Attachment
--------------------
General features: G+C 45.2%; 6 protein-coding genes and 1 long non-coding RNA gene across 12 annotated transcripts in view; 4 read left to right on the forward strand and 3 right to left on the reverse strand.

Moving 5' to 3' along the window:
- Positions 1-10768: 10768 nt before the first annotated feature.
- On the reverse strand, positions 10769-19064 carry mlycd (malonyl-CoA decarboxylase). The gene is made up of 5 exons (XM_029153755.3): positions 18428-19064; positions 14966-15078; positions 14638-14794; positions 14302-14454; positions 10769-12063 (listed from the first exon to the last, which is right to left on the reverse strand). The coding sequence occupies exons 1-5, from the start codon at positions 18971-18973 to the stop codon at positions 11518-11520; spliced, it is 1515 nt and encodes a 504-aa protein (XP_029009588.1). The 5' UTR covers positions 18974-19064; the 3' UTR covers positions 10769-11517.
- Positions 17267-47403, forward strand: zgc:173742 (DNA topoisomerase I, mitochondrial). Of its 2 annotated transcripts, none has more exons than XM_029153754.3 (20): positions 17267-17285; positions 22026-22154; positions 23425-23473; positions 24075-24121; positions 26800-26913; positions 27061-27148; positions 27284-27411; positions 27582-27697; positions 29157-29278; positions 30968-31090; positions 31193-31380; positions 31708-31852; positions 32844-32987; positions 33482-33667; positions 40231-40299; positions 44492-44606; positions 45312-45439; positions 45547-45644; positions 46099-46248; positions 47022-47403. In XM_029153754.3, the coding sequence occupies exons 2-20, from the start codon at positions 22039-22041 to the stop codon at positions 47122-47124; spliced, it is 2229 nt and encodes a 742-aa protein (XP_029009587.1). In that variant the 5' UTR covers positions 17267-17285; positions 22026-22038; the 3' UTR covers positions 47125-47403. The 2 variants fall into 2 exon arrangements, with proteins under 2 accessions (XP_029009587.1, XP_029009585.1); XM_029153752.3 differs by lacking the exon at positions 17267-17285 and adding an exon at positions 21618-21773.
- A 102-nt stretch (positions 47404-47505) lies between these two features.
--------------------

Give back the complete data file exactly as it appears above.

General features: G+C 45.2%; 6 protein-coding genes and 1 long non-coding RNA gene across 12 annotated transcripts in view; 4 read left to right on the forward strand and 3 right to left on the reverse strand.

Moving 5' to 3' along the window:
- Positions 1-10768: 10768 nt before the first annotated feature.
- On the reverse strand, positions 10769-19064 carry mlycd (malonyl-CoA decarboxylase). The gene is made up of 5 exons (XM_029153755.3): positions 18428-19064; positions 14966-15078; positions 14638-14794; positions 14302-14454; positions 10769-12063 (listed from the first exon to the last, which is right to left on the reverse strand). The coding sequence occupies exons 1-5, from the start codon at positions 18971-18973 to the stop codon at positions 11518-11520; spliced, it is 1515 nt and encodes a 504-aa protein (XP_029009588.1). The 5' UTR covers positions 18974-19064; the 3' UTR covers positions 10769-11517.
- Positions 17267-47403, forward strand: zgc:173742 (DNA topoisomerase I, mitochondrial). Of its 2 annotated transcripts, none has more exons than XM_029153754.3 (20): positions 17267-17285; positions 22026-22154; positions 23425-23473; positions 24075-24121; positions 26800-26913; positions 27061-27148; positions 27284-27411; positions 27582-27697; positions 29157-29278; positions 30968-31090; positions 31193-31380; positions 31708-31852; positions 32844-32987; positions 33482-33667; positions 40231-40299; positions 44492-44606; positions 45312-45439; positions 45547-45644; positions 46099-46248; positions 47022-47403. In XM_029153754.3, the coding sequence occupies exons 2-20, from the start codon at positions 22039-22041 to the stop codon at positions 47122-47124; spliced, it is 2229 nt and encodes a 742-aa protein (XP_029009587.1). In that variant the 5' UTR covers positions 17267-17285; positions 22026-22038; the 3' UTR covers positions 47125-47403. The 2 variants fall into 2 exon arrangements, with proteins under 2 accessions (XP_029009587.1, XP_029009585.1); XM_029153752.3 differs by lacking the exon at positions 17267-17285 and adding an exon at positions 21618-21773.
- A 102-nt stretch (positions 47404-47505) lies between these two features.